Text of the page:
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Objective: Two major etiological theories on psychopathy propose different mechanisms as to how emotional facial expressions are processed by individuals with elevated psychopathic traits. The Response Modulation Hypothesis (RMH) proposes that psychopathic individuals show emotional deficits as a consequence of attentional deployment, suggesting that emotional deficits are situation-specific. The Integrated Emotions System theory (IES) suggests that psychopathic individuals have a fundamental amygdala dysfunction which precludes adequate responsiveness to the distress of others.Methods: Participants performed a visual search task in which they had to find a male target face among two female distractor faces. Top-down attentional set was manipulated by having participants either respond to the face's orientation, or its emotional expression.Results: When emotion was task-relevant, the low-scoring psychopathy group showed attentional capture by happy and fearful distractor faces, whereas the elevated group showed capture by fearful, but not happy distractor faces.Conclusion: This study provides evidence for the RMH such that top-down attention influences the way emotional faces attract attention in individuals with elevated psychopathic traits. However, the different response patterns for happy and fearful faces suggest that top-down attention may not determine the processing of all types of emotional facial expressions in psychopathy.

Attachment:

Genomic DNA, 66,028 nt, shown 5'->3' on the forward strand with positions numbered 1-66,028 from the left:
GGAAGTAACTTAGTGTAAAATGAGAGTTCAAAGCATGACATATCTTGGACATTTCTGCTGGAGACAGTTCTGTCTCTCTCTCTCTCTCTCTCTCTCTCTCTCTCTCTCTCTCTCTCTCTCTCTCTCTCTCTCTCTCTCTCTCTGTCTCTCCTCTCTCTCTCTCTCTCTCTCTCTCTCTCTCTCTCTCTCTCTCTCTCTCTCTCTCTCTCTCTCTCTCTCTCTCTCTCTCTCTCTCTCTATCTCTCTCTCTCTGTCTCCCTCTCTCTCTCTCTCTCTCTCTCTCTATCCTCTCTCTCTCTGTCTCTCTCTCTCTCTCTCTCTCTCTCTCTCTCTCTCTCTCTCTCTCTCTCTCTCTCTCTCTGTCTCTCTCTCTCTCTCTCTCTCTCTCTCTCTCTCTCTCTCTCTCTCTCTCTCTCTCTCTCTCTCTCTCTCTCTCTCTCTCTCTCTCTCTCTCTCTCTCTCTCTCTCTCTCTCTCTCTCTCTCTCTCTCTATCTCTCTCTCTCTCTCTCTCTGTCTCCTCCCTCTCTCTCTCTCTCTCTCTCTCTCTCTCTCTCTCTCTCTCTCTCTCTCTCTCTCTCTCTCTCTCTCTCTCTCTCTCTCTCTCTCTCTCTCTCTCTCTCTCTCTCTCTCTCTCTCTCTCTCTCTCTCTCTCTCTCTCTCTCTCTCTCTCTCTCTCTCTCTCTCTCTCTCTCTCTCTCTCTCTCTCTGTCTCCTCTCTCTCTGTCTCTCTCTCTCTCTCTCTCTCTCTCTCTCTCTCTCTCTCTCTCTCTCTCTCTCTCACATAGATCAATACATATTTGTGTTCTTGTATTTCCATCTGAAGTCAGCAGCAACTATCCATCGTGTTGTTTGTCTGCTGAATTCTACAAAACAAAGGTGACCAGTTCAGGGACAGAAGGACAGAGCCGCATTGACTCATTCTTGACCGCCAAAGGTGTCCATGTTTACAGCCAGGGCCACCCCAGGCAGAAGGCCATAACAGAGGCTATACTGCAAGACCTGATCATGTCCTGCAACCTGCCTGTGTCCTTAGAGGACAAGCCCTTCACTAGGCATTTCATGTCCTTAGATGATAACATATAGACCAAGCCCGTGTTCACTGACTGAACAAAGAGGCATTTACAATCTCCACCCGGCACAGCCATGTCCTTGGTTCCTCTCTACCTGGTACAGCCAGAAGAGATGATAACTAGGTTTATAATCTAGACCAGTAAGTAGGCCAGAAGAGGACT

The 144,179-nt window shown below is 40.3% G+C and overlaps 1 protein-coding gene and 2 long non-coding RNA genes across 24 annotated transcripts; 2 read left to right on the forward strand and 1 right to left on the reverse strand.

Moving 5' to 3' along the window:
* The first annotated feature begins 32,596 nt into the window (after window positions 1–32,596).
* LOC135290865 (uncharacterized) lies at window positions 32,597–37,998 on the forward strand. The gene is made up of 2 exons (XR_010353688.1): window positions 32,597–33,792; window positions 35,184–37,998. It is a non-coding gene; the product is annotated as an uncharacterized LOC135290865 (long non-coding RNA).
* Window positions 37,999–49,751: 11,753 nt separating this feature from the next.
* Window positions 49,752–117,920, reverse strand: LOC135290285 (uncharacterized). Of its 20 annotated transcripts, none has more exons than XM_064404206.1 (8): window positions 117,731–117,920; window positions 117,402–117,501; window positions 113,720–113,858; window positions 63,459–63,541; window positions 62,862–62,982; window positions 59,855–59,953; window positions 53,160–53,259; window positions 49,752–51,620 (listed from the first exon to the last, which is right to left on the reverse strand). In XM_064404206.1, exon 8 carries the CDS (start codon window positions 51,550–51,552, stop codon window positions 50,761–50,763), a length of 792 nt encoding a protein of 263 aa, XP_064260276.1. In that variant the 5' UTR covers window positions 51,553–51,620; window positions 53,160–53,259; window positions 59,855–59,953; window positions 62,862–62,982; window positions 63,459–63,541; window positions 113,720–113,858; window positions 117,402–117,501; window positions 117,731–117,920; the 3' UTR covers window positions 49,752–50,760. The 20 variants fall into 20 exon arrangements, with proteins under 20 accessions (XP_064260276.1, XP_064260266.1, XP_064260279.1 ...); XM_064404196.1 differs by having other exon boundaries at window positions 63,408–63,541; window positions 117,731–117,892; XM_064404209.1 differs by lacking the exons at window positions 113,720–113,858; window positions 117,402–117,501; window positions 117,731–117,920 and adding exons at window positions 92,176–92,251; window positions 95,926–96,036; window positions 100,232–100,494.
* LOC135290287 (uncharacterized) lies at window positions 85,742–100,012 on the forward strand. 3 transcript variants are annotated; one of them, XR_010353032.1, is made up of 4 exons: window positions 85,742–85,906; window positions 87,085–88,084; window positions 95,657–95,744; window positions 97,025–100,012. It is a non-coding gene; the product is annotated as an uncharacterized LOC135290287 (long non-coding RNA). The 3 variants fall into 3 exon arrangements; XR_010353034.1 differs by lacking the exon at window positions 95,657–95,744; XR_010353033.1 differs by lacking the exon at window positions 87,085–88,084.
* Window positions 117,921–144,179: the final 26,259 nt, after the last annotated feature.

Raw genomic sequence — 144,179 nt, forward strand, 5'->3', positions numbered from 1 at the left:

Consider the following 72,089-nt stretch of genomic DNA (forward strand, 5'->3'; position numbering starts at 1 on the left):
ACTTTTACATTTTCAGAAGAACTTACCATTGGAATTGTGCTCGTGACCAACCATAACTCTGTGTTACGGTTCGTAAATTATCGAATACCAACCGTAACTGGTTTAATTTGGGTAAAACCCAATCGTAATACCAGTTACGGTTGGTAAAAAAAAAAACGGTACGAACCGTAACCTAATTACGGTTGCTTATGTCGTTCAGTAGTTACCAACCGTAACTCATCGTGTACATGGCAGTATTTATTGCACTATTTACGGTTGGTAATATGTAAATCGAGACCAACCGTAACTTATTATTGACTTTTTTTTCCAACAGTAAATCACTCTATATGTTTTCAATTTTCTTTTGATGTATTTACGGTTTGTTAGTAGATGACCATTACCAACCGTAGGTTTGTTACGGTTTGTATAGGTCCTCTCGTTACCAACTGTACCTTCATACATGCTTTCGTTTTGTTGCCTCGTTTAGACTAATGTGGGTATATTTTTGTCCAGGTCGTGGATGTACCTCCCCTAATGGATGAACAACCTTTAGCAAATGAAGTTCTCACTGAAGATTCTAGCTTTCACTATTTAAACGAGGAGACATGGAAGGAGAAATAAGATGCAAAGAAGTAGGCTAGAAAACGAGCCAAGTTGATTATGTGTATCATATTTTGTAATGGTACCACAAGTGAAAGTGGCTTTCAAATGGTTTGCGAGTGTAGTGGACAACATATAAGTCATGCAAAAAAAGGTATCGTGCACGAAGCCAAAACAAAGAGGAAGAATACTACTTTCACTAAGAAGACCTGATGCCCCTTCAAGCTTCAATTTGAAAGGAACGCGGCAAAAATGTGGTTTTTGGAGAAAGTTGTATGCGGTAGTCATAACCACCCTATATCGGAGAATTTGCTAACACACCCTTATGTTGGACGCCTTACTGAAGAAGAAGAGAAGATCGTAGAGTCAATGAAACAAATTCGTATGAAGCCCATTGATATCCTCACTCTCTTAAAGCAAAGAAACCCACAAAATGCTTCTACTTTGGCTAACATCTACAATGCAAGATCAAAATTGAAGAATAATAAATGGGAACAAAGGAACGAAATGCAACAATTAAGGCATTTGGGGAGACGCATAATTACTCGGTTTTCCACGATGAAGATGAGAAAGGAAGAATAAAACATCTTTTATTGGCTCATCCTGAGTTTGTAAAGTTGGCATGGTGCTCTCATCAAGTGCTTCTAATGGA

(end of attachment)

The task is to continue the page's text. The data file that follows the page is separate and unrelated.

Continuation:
Author(s): Munneke J, Hoppenbrouwers SS, Little B, Kooiman K, vanderBurg E, Theeuwes J
Publication type: Article
Publication status: Published
Journal: Personality and Individual Differences
Print publication date: 01/02/2018
Online publication date: 05/11/2017
Acceptance date: 16/10/2017
ISSN (print): 0191-8869
ISSN (electronic): 1873-3549
Publisher: Pergamon Press
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